Ethan Hawke is drawing attention for ThinkFilm's "Before the Devil Knows You're Dead"; Paul Dano is getting a positive response for his portrayal of a young hellfire preacher in Paramount Vantage's "There Will Be Blood" (radically different from his comedic turn in 2006's "Little Miss Sunshine"); and Javier Bardem and Tommy Lee Jones are drawing raves for their work in "No Country for Old Men."
Crowe might contend for "American Gangster," giving him the chance to get two nominations this year, if the HFPA recognizes him in the lead for "Yuma." The same could be true of co-star Josh Brolin, if he's also nominated for "Old Men."
The intense race for supporting actor contrasts with the relative absence of major contenders for supporting actress -- a testament to Hollywood's continuing inability to create strong roles for women.
British veteran Tilda Swinton has emerged as an early favorite for her portrayal of a cutthroat corporate attorney in "Clayton." This would be Swinton's second Globe nomination after 2001's "The Deep End."
An even more established British actress, Vanessa Redgrave, was also drawing praise for the one spectacular scene she has in "Atonement." That could create an intriguing possibility, with two other actresses up for the same role, playing younger versions of Redgrave's character: Romola Garai and notable teen thespian Saoirse Ronan.
Another strong contender is Amy Ryan as a problem mother in Miramax's "Gone Baby Gone." Ruby Dee played a mother with a problem son in "American Gangster," and insiders are hoping a reservoir of affection for the veteran actress will lead to a nomination.
Jennifer Jason Leigh has been drawing praise as Nicole Kidman's sister in "Margot at the Wedding," the comedy-drama directed by her husband, Noah Baumbach.
And awards darling Meryl Streep is back with two films: New Line's "Rendition" and MGM's "Lions for Lambs." In one she plays a cold-hearted CIA executive; in the other, a passionate journalist being spun by a U.S. senator.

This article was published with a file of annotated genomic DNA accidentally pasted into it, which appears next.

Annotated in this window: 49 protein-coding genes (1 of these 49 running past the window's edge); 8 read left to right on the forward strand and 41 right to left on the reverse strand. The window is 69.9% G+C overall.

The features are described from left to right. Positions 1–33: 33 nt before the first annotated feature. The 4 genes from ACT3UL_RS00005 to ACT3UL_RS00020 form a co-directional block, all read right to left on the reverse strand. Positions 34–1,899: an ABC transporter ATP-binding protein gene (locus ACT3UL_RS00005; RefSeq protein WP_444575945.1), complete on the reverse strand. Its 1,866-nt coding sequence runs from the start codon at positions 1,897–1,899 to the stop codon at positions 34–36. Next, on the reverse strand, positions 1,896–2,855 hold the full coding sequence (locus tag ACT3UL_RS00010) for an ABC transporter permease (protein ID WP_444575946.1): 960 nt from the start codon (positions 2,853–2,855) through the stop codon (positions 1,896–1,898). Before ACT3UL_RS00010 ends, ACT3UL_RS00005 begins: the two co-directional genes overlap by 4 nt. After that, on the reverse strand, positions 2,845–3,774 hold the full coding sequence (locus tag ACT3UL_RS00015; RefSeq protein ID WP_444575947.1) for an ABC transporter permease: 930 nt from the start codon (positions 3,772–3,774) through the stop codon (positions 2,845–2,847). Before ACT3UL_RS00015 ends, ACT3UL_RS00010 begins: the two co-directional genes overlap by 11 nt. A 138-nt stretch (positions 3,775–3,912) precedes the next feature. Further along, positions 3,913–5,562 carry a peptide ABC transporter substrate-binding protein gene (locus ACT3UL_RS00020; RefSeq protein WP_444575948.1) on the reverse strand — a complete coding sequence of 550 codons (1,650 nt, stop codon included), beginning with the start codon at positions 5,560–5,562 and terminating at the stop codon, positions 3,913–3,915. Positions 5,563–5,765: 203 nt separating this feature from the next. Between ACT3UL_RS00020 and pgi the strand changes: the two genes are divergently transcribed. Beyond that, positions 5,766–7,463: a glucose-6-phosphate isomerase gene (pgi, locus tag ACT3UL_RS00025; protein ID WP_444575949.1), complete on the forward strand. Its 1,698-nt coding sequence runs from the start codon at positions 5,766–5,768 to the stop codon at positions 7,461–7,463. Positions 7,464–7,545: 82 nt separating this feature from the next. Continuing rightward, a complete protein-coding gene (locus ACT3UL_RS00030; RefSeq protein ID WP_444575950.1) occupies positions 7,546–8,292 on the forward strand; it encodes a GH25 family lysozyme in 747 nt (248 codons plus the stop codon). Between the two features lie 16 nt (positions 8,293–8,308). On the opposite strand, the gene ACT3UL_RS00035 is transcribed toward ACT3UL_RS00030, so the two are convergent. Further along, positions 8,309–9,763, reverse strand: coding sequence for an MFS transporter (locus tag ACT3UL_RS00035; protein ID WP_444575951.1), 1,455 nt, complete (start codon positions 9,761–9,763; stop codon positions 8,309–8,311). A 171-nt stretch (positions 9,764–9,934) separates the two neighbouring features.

Jennifer Connelly, a Globe winner for 2001's "A Beautiful Mind," is in contention for her dramatic role as Joaquin Phoenix's wife in "Reservation Road."
Three veteran actresses -- all previous Globe winners or multiple nominees -- are also in the running: Olympia Dukakis for her role as a long-suffering spouse in "Away From Her"; Gena Rowlands as a nagging mom in Magnolia Pictures' "Broken English"; and Susan Sarandon, playing Tommy Lee Jones' wife in "In the Valley of Elah" -- a role that director Paul Haggis expanded when he knew Sarandon was on board.
"Hairspray" co-stars Queen Latifah and Michelle Pfeiffer are both vying for recognition. Pfeiffer is an HFPA favorite, with six prior nominations and one win for 1989's "The Fabulous Baker Boys."
Previous Globe winner Blanchett is in contention as supporting actress for playing a fictionalized version of Bob Dylan in the Weinstein Co.'s "I'm Not There," along with her lead role in "Elizabeth: The Golden Age"; and Catherine Keener could follow her nomination for 1999's "Being John Malkovich" with another for "Into the Wild."
Among other foreign performers, Brazil's Fernanda Montenegro -- a previous nominee for 1998's "Central Station" -- is in the running for New Line's "Love in the Time of Cholera," while France's Emmanuelle Seigner will contend for "The Diving Bell and the Butterfly."